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Linking social protection and humanitarian assistance: A toolkit to support social cohesion in displacement settings


Written by Jessica Hagen-Zanker, Amanda Gray Meral, Stephen Commins, Christy Lowe

Social cohesion is influenced by many factors including a government’s broad policies towards the host and displaced populations, the wider media and public discourse, economic and political climate, and historic relations and socio-economic profiles of the displaced and host populations. The assistance provided by government or international agencies is unlikely ever to be the main factor shaping social cohesion, but it can play a part in attitudes among and interactions between displaced and host communities (i.e. horizontal cohesion), and between those communities and the state (i.e. vertical cohesion).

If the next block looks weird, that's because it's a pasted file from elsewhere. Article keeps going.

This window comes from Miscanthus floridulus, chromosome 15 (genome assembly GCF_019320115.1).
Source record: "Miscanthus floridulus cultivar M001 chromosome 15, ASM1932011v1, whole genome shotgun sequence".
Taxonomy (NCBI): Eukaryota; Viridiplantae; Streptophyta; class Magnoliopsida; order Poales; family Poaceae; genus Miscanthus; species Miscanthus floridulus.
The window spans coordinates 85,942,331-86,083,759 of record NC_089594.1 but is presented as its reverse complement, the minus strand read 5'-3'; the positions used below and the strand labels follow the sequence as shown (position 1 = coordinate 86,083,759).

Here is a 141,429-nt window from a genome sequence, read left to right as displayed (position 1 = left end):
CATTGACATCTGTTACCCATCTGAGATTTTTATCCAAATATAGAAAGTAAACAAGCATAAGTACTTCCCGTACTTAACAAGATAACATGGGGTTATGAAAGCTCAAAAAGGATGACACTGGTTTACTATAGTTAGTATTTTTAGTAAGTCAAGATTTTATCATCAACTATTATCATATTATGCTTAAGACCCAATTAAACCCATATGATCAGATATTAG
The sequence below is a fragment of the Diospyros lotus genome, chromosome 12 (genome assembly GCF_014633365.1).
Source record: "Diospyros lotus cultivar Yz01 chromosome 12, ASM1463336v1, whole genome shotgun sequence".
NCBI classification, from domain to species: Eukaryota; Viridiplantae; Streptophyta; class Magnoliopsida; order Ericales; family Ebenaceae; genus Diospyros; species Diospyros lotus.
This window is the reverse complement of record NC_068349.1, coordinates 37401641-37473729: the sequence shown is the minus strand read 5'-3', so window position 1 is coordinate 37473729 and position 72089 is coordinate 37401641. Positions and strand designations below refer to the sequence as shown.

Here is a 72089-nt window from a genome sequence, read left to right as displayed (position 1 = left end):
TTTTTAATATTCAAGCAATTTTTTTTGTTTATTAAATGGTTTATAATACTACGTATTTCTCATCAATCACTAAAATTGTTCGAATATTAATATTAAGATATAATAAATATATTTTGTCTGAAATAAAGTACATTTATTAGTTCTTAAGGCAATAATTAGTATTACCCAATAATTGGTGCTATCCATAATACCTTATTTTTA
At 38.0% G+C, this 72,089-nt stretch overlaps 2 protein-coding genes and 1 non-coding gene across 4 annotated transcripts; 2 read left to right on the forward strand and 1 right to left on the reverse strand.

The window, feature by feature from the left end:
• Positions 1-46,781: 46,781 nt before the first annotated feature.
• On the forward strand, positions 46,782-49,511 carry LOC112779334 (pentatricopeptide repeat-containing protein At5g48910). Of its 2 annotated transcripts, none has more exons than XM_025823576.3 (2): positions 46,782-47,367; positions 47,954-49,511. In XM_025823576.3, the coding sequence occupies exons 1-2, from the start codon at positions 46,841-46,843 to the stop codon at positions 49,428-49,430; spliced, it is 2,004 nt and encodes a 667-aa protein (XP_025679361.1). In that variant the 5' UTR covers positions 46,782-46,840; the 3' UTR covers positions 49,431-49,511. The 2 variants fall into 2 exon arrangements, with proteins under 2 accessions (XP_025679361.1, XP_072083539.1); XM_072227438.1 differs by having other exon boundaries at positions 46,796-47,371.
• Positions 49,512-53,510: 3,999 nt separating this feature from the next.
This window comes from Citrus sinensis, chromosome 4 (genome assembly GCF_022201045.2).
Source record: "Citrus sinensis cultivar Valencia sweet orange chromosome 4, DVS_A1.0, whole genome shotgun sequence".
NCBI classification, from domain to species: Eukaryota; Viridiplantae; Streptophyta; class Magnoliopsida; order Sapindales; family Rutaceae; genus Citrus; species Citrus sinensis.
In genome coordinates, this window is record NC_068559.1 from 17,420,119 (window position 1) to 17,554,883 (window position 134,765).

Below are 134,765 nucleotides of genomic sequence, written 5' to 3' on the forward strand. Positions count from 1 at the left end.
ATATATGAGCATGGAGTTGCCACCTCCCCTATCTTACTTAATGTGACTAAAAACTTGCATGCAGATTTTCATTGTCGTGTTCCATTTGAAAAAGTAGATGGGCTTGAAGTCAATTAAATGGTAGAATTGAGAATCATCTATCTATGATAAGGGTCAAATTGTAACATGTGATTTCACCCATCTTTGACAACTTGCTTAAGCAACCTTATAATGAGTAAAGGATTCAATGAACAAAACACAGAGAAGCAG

With this toolkit, we aim to offer guidance for both government and non-governmental actors (i.e. implementing agencies and donors) providing assistance in displacement settings. We root that guidance in evidence gathered across three key country contexts (Cameroon, Colombia and Greece), and we draw conclusions and make recommendations at three levels i) policy; ii) programme design; iii) administration and delivery.

We offer not only general guidance on assistance provision in such contexts but also more specific guidance for those wondering how – or indeed whether – to link humanitarian assistance with social protection systems. In this way, we hope this toolkit will help governments and non-governmental actors to provide assistance in ways that promote social cohesion among host and displaced populations, and between those populations and the state.

This toolkit builds on the findings of a larger thematic paper published earlier on this topic.

These outputs are part of a larger two-year research project studying approaches to assisting affected populations in contexts of forced displacement. For more information and other project outputs, see here.